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Shocking images from Channel IV Sri Lanka film Flies swarming over dead bodies of small children; a man screaming for help while carrying his badly wounded child ; a mother sitting besides her dying children and crying uncontrollably; makeshift hospitals swamped with wounded civililans; people trapped without food or medicine; and supposedly trophy videos of captured rebels, including the slain LTTE chief V Prabhakaran s 12 year old unarmed son Balakandran Prabhakaran allegedly by Sri Lankan forces. These are some of the shocking images from the controversial documentary, Sri Lanka s Killing Fields: War Crimes Unpunished, screened by Britain s Channel 4 on Wednesday amid protests from the Sri Lankan High Commission in London which described the claims made in it as and The most controversial part of the 50 minute film is the footage of Balakandran s bullet ridden body. It shows a 12 year old boy lying on the ground to the waist and with bullet holes in his chest. The film claims that he was executed by security forces. Besides him lie the bodies of five men believed to be his bodyguards. While Colombo has questioned its authenticity calling it Channel cheap ugg boots sale 4 insists that it is . Callum McCrae, producer and director of the film, told The Hindu that it had been examined and by a leading pathologist Professor Derrick Pounder. is murder. No doubt about it, Prof Pounder says. The footage dating from May 18, 2009 appeared to have been shot as a trophy video by Sri Lankan forces , according to Mr McCrae. The film quotes an unnamed Sri Lankan officer as saying in a sworn affidavit that Balachandran was before being shot. Mr McCrae said the Channel 4 had the document and found it to be genuine . The film purports to show video evidence of war crimes including contemporaneous documents, eye witness accounts, and stills relating to how exactly events unfolded during the final days of the 26 year old civil war that ended in May 2009. Through interviews and footage, the film claims that the responsibility for what happened points to the highest levels of the Sri Lankan government including President Rajapaska and his brother, the Defence Secretary Gotabhaya Rajapakse It asks, did the world let it happen? and appeals to the United Nations and the international community to ensure that victims are not forgotten . The closing shot shows the dead bodies of two little children covered with flies. Keywords: Channel 4 video, LTTE, Sri Lankan Tamils, ethnic conflict, Eelam War, Prabakaran, Balachandran, Sri Lanka war crimes, human rights violation India gave away Katchaitheevu to Sri Lanka. THis was the most treacherous deed a country has done against its own people. No one can stop China setting up a Naval base in Katchaitheevu just 20km from Tamil Nadu coast. Posted on: Apr 5, 2012 at 15:46 IST Everybody seems to want to blame the Indian Government here. My question is what were the so called "dravidian" parties doing all along (while being partner in the central government)? Posted on: Mar 17, 2012 at 08:00 IST One has to make a start some where. Everyone agrees that something was done in a wrong way. People saying every thing was right are just going by primitive spirits. It looks very obvious from all the news items one can read on the internet that the Sri Lankan army did do things in a wrong way. There are lessons which neighbouring countries too have to learn. India and many other countries just looked away because it was not their problem. Still ignoring things now and hoping time will just fade memories is the wrong way out. Everyone would agree that no person should suffer this misery again. So if you don t look back, analyse, verify and rectify; what is the reassurance that this will not happen to where can i buy ugg boots on sale some other civilian population in the world. You cannot wait for a perfect nation or a perfect person to raise this issue as this might not happen at all. I don t think any one in nature can become perfect, but as humans we need to create society to aspire for perfection and to be just. Posted on: Mar 17, 2012 at 05:29 IST After having acquitted Narindera Modi, Indians don t have a moral leg to stand on. All violence ugg boots gold coast is deplorable, but frankly, how has India treated it s secessionists. What has happened in Sri Lanka that did not happen in Kashmir, Gujarat, Assam, Punjab, Palestine, Afghanistan and Iraq?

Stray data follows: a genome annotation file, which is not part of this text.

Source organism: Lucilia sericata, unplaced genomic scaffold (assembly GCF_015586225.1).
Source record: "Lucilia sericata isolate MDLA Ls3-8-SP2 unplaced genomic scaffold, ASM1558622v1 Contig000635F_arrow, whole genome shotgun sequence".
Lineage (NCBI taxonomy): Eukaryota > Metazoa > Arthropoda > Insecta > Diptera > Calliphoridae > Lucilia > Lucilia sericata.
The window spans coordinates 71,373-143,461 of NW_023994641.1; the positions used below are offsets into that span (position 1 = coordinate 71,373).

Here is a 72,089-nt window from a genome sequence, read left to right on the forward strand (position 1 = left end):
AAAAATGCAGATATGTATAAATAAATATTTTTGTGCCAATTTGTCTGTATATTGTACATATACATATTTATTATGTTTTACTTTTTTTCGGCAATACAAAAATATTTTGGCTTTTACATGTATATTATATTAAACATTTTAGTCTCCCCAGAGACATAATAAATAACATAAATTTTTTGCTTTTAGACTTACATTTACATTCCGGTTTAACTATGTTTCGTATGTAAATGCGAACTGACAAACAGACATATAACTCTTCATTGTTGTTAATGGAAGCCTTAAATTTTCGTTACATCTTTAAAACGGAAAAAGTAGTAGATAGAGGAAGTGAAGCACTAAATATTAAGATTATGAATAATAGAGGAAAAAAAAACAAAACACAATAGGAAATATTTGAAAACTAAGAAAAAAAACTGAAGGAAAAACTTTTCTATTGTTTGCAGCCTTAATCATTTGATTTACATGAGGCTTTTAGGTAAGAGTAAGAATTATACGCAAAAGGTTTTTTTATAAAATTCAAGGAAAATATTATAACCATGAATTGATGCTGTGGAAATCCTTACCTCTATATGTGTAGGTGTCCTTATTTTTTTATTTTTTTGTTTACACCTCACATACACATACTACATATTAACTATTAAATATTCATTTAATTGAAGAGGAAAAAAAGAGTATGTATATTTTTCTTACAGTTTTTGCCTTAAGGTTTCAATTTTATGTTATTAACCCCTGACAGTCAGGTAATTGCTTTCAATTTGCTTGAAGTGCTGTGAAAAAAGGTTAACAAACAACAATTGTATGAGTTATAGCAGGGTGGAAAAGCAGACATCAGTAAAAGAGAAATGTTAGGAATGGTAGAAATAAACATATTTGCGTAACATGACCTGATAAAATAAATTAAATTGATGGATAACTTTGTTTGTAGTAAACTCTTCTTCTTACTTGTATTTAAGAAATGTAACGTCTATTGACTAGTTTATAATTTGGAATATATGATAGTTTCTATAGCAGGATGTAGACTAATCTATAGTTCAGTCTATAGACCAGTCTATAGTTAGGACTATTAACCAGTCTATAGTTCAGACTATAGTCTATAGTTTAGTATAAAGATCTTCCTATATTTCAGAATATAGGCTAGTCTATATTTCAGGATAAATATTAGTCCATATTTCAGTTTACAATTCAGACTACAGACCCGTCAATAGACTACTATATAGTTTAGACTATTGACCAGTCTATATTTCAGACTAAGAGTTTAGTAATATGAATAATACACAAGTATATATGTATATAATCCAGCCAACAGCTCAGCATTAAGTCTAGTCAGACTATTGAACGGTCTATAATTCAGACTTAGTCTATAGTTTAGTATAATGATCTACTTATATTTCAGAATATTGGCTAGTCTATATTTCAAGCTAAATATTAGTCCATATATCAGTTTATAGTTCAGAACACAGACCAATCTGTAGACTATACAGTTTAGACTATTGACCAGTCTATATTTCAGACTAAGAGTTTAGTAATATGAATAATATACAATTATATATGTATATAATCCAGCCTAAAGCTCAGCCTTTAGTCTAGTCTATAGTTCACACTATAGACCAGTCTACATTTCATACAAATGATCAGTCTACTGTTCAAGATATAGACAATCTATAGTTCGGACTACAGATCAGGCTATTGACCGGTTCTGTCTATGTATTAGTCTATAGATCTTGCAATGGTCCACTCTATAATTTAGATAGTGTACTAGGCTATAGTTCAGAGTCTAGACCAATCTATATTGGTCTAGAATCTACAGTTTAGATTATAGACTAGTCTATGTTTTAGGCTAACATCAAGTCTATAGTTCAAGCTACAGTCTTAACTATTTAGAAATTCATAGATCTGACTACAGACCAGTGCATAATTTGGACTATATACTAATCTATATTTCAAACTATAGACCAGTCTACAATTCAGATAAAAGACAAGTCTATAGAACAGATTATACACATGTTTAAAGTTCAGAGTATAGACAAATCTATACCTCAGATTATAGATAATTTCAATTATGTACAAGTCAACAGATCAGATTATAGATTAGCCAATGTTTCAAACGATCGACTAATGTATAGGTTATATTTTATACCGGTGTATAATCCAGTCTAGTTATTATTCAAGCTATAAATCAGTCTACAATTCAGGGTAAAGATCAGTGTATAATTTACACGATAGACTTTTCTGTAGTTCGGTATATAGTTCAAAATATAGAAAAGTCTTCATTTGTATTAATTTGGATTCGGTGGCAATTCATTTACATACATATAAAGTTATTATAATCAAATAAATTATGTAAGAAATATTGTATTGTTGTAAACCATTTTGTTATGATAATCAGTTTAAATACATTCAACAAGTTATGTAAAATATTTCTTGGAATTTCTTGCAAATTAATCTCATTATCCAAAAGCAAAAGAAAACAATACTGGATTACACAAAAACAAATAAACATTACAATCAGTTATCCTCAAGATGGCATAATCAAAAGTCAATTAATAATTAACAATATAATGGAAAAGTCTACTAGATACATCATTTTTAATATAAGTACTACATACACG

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shoddy bank practices hurt homeowners Knoxville News Sentinel Chanel Rosario was supposed to be one of the lucky ones. After years of sending and re sending documents, waiting on hold and attending court hearings to avoid foreclosure on her Staten Island home, she d finally received a much needed reduction on her mortgage. Eagerly, she and her ugg shoes kids husband signed it and mailed it in last September. "We thought it was over." It wasn t. After months of making payments, Rosario called the bank handling her mortgage, Chase Home Finance, and found out Chase was still reporting her as delinquent, damaging her credit score and putting her home in jeopardy. Despite months of trying to get an explanation with the help of a legal aid attorney, she still doesn t know why Chase isn t abiding by the agreement. It s a disturbingly common occurrence, say consumer advocates: Many homeowners have been granted a hard fought mortgage modification only official ugg website to have their mortgage company effectively pull a bait and switch. The problems range from homeowners being hit with unexpected extra charges to the bank simply ignoring the signed agreement. Handling these types of cases "seems to be our specialty these days," said Noah Zinner, an attorney with the nonprofit Housing and Economic Rights Advocates in Oakland, Calif. In addition to the prospect of losing their homes, homeowners can also see their access to other credit cut or have their interest rates on their credit cards jump as a result of being reported delinquent. To get a sense of how common this problem is, the nonprofit Connecticut Fair Housing Center conducted an informal survey of 16 legal aid organizations and one private attorney. In nearly a quarter of the 655 cases of modifications they reviewed, the mortgage servicer didn t abide by the terms of the agreement. In the worst cases, homeowners who thought they d successfully run the gauntlet of servicer errors and delays found themselves once again facing foreclosure. Sometimes the house was actually foreclosed on. "It s not just one servicer screwing up," said Andrew Neuhauser, an attorney with Advocates for Basic Legal Equality of Toledo, Ohio. "It s industry wide practice." ProPublica investigated six cases in which banks and other mortgage servicers offered modifications they didn t abide by. In some cases, like Rosario s, the bank was accepting new lower payments but seemed to have no record of the agreement. In another, accounting mistakes resulted in a buildup of arrears and late fees. One homeowner was hit with a bill for more than twice the agreed upon payment three months into a modification. Another received a foreclosure notice out of the blue. You can see our rundown of these cases and the servicer responses here. In general, the servicers contacted by ProPublica either corrected the problems or said they d work to do so. None responded to a question about what steps the company was taking to prevent these sorts of problems. Attorneys interviewed by ProPublica said that they were usually successful in getting servicers to correct the problem but that it often took the threat of litigation. "It certainly seems that when the servicers have to, they ll fix it," said Zinner, the legal aid lawyer from Oakland. That may work for those who can afford lawyers or find free legal help, but most homeowners don t have legal representation. The frequent errors are par for the course for mortgage servicers, the companies that collect payments from homeowners and handle modifications and foreclosures. From widespread forgery to "robo signing" to mistaken foreclosures, the failures have stemmed from the industry s choice to devote inadequate resources to handling troubled loans. Those issues, it turns out, can continue to affect borrowers even after a modification has been signed. All this has happened on the watch of federal banking regulators, who only launched an investigation of the servicers practices when they became front page news. Bryan Hubbard, a spokesman for the Office of the Comptroller of the Currency (OCC), the primary regulator for the country s biggest banks, said regulators were aware of the problems and are putting processes in place to address them. The banks, for instance, will soon be required to provide a "single point of contact" for each homeowner, so that when an error does occur, the homeowner will supposedly be able reach someone knowledgeable about their case. The homeowners interviewed by ProPublica often complained of being unable to get an explanation for why their servicer wasn t following the signed contract. One had even complained to the OCC without any results. Inevitably, they found themselves passed from one servicer employee to another, none of whom seemed to understand the situation. "What they did was put blame on me, burden guy ugg boots on me to get this straight when they already knew what the mistake was," said Carolyn Chaney of Seattle, Wash., after battling with Bank of America. As we ve noted, advocates have criticized regulators like the OCC for their poor track record in identifying servicer abuses and are skeptical that the new regulations will substantially improve the experience for homeowners. In April, regulators ordered 14 of the country s largest banks to make a variety of changes to their servicing operations and to review their foreclosure actions over the past couple years. Servicers violating modification agreements is "among the kinds of issues that the enforcement actions are intended to address and that the foreclosure look back review will help quantify," the OCC s Hubbard said. Under the foreclosure review, homeowners could be reimbursed for "impermissible or excessive penalties, fees, or expenses, or other financial injury suffered," he said, including somehow compensating the homeowner if there was an improper sale of the house. As we ve reported, many details of the reviews remain uncertain, including how much banks will be compensating wronged homeowners. "The biggest factor in determining an appropriate remedy is to determine the actual financial harm suffered by the homeowners as a result of an improper foreclosure action," said Hubbard. Homeowners seeking redress often face an additional hurdle due to the servicer not returning their signed copy of the agreement, said Jeff Gentes of the Connecticut Fair Housing Center. "You re arguing uphill," he said, if you don t have conclusive proof that the servicer agreed.